• It will use drones and balloons to provide internet everywhere. 
  • Speed: more than 20 Gbps.

Advantages of 5G Technology

Advantages of 5G Technology
  • Faster data speed of more than 20 Gbps.
  • Ultra-low latency: Latency refers to the time it takes for one device to send a packet of data to another device. In 4G the latency rate is around 50 milliseconds but 5G will reduce that to about 1 millisecond.  Hence, it can be used in driverless cars where such things are required.
  • 5G has 30  GHz of available spectrum in comparison to lesser 3 GHz for 4G.
  • 5G antennae consume very little power compared to existing technology. Hence, it will make 5G handsets energy efficient.
  • With higher speed, 5G will improve the quality of remote learning by allowing real-time interactivity and transporting students to virtual classrooms.
  • As per the OECD Committee on Digital Economic Policy, 5G technologies rollout will help in increasing GDP, creating employment and digitizing the economy.
  • It will help to incorporate technologies such as the Internet of Things (IoT) & Artificial Intelligence in our lives. It is said that 5G is the foundation for realising the full potential of IoT.
  • Agriculture: 5G can enable improvement in the entire value chain, from precision farming, smart irrigation, improved soil and crop monitoring, to livestock management.

Challenges in rolling out 5G

  • 5G will not be net neutral.
  • Integration of various standards of 5G: There are already multiple groups working to come up with standards around interoperability, backward compatibility with older technologies etc. Thus standardisation becomes a major challenge
  • Building Infrastructure: It is a huge task, with issues around spectrum and installing new antennas. 
  • Expensive Spectrum in India than other countries.
  • Lack of skilled professionals who can advance  5G technology.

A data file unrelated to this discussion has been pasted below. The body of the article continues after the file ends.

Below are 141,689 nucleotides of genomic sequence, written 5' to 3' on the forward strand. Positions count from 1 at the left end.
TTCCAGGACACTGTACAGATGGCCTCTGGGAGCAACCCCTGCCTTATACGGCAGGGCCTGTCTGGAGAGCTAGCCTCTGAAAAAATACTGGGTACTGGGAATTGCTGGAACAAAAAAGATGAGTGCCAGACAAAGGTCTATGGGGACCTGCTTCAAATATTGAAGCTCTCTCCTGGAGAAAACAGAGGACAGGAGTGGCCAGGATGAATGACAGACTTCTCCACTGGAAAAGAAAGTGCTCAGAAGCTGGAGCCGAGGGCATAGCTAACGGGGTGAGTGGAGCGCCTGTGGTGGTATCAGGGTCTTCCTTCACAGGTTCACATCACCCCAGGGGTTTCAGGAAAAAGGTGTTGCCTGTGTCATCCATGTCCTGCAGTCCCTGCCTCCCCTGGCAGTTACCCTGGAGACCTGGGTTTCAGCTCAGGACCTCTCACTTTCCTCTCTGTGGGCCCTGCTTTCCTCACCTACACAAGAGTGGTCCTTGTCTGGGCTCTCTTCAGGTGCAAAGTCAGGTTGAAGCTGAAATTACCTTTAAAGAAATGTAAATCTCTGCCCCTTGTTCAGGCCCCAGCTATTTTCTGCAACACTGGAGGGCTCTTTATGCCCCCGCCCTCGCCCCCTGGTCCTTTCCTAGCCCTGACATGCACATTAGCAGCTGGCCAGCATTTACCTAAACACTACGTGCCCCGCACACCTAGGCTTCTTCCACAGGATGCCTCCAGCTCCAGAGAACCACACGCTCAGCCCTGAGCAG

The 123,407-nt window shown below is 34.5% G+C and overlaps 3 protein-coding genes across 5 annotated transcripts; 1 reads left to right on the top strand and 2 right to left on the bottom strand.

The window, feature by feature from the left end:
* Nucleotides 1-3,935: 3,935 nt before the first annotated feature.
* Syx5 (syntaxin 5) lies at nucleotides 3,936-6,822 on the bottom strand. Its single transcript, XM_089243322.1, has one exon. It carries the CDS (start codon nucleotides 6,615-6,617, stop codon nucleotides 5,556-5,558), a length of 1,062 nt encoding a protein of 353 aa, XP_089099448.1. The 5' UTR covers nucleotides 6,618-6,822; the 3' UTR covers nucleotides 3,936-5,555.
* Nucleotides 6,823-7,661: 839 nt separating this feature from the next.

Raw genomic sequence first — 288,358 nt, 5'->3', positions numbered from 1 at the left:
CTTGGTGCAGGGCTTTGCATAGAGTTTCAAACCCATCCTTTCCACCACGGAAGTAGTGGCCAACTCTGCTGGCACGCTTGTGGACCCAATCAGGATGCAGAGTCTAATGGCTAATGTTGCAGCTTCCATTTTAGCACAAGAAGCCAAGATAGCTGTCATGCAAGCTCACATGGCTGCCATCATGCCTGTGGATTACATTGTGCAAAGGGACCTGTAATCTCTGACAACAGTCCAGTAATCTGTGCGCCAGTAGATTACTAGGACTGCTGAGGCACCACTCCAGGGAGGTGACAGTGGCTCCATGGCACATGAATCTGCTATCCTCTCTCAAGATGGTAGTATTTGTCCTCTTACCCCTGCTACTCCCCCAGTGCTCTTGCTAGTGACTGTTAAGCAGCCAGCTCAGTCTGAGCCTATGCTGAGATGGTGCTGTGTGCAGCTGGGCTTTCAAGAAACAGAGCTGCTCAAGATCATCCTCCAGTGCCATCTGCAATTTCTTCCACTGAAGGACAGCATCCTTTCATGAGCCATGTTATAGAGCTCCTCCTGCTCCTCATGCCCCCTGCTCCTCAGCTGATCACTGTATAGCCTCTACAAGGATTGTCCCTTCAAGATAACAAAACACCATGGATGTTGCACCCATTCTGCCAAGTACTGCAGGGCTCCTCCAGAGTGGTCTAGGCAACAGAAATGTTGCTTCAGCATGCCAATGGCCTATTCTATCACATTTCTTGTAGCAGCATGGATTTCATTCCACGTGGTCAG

• The reluctance of people to adopt and support the technology due to unaddressed rumours related to possible health hazards posed by 5G radiations. 
  • Obstacles like buildings, trees and even bad weather can cause interruptions which would require more base stations to be built to ensure better connections.

Other information

  • South Korea has become the world’s first country to launch 5th-Generation (5G) networks.
  • Shanghai has become the World’s First City With 5G Network Coverage.

Indian readiness to adopt 5G

  • In India, Steering Committee, headed by AJ Paulraj has submitted a report titled ‘Making India 5G Ready’.
  • Jan 2021: Bharti Airtel successfully demonstrated its live 5G service in Hyderabad, the first in India showcasing its readiness for the 5G technology.
  • Department of Telecommunication (DoT) has given permission to 4 Telecom Service Providers (TSPs) i.e. Jio, Airtel, Vi and MTNL for conducting trials for the use of and applications of 5G technology (May 2021).
  • D10 Club: “D10″ club is the group of  10 Democratic countries– UK, US, Italy, Germany, France, Japan and Canada plus Australia, South Korea and India with aim of creating alternative suppliers of 5G equipment and other technologies to avoid relying on China.

2019 Huawei Issue

Chinese company Huawei is the frontrunner in 5 G Technology. But the US is against the operations of Huawei because of the following reasons:-

  • Huawei’s founder is an ex-PLA Officer & Huawei indulge in cyber espionage & leaking data to the Chinese government.
  • Other Reason – The US doesn’t want that monopoly of its tech giants like IBM, Google etc is threatened. Until now, rules of the game were written by US firms but Huawei is challenging it (whoever writes the rules will have inherent benefit in future).